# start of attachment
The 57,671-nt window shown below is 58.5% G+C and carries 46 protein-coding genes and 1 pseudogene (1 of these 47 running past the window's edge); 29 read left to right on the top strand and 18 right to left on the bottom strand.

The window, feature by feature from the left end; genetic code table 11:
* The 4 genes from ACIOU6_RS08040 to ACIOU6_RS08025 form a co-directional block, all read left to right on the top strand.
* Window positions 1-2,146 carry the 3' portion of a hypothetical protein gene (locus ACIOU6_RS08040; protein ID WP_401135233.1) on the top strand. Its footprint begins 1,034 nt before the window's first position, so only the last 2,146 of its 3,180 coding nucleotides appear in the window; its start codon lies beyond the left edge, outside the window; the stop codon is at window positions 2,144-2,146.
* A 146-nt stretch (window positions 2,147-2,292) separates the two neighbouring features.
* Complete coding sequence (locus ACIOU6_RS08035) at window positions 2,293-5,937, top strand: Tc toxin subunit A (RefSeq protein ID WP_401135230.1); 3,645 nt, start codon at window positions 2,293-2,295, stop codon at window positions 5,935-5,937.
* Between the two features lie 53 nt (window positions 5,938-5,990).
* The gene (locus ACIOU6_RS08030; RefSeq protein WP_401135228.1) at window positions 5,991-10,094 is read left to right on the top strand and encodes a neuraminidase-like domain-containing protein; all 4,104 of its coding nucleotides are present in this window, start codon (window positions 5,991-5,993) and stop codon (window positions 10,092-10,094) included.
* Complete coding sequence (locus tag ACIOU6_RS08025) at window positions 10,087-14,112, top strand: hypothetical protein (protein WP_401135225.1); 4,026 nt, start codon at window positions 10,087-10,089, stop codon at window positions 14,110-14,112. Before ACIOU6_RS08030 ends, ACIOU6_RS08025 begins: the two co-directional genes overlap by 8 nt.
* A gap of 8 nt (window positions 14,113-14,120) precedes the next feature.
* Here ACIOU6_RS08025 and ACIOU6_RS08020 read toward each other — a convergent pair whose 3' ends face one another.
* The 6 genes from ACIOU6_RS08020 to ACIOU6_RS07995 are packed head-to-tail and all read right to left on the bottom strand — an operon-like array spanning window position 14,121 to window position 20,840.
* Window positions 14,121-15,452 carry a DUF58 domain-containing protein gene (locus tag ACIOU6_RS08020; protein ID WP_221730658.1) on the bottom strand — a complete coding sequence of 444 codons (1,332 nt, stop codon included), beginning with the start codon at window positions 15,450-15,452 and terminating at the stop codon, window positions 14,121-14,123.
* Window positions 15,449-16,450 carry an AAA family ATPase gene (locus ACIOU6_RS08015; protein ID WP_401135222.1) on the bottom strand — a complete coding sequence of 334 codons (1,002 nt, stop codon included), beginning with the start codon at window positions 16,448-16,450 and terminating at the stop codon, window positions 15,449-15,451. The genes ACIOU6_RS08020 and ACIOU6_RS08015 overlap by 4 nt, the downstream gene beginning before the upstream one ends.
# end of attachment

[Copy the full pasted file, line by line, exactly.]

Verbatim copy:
The 57,671-nt window shown below is 58.5% G+C and carries 46 protein-coding genes and 1 pseudogene (1 of these 47 running past the window's edge); 29 read left to right on the top strand and 18 right to left on the bottom strand.

The window, feature by feature from the left end; genetic code table 11:
* The 4 genes from ACIOU6_RS08040 to ACIOU6_RS08025 form a co-directional block, all read left to right on the top strand.
* Window positions 1-2,146 carry the 3' portion of a hypothetical protein gene (locus ACIOU6_RS08040; protein ID WP_401135233.1) on the top strand. Its footprint begins 1,034 nt before the window's first position, so only the last 2,146 of its 3,180 coding nucleotides appear in the window; its start codon lies beyond the left edge, outside the window; the stop codon is at window positions 2,144-2,146.
* A 146-nt stretch (window positions 2,147-2,292) separates the two neighbouring features.
* Complete coding sequence (locus ACIOU6_RS08035) at window positions 2,293-5,937, top strand: Tc toxin subunit A (RefSeq protein ID WP_401135230.1); 3,645 nt, start codon at window positions 2,293-2,295, stop codon at window positions 5,935-5,937.
* Between the two features lie 53 nt (window positions 5,938-5,990).
* The gene (locus ACIOU6_RS08030; RefSeq protein WP_401135228.1) at window positions 5,991-10,094 is read left to right on the top strand and encodes a neuraminidase-like domain-containing protein; all 4,104 of its coding nucleotides are present in this window, start codon (window positions 5,991-5,993) and stop codon (window positions 10,092-10,094) included.
* Complete coding sequence (locus tag ACIOU6_RS08025) at window positions 10,087-14,112, top strand: hypothetical protein (protein WP_401135225.1); 4,026 nt, start codon at window positions 10,087-10,089, stop codon at window positions 14,110-14,112. Before ACIOU6_RS08030 ends, ACIOU6_RS08025 begins: the two co-directional genes overlap by 8 nt.
* A gap of 8 nt (window positions 14,113-14,120) precedes the next feature.
* Here ACIOU6_RS08025 and ACIOU6_RS08020 read toward each other — a convergent pair whose 3' ends face one another.
* The 6 genes from ACIOU6_RS08020 to ACIOU6_RS07995 are packed head-to-tail and all read right to left on the bottom strand — an operon-like array spanning window position 14,121 to window position 20,840.
* Window positions 14,121-15,452 carry a DUF58 domain-containing protein gene (locus tag ACIOU6_RS08020; protein ID WP_221730658.1) on the bottom strand — a complete coding sequence of 444 codons (1,332 nt, stop codon included), beginning with the start codon at window positions 15,450-15,452 and terminating at the stop codon, window positions 14,121-14,123.
* Window positions 15,449-16,450 carry an AAA family ATPase gene (locus ACIOU6_RS08015; protein ID WP_401135222.1) on the bottom strand — a complete coding sequence of 334 codons (1,002 nt, stop codon included), beginning with the start codon at window positions 16,448-16,450 and terminating at the stop codon, window positions 15,449-15,451. The genes ACIOU6_RS08020 and ACIOU6_RS08015 overlap by 4 nt, the downstream gene beginning before the upstream one ends.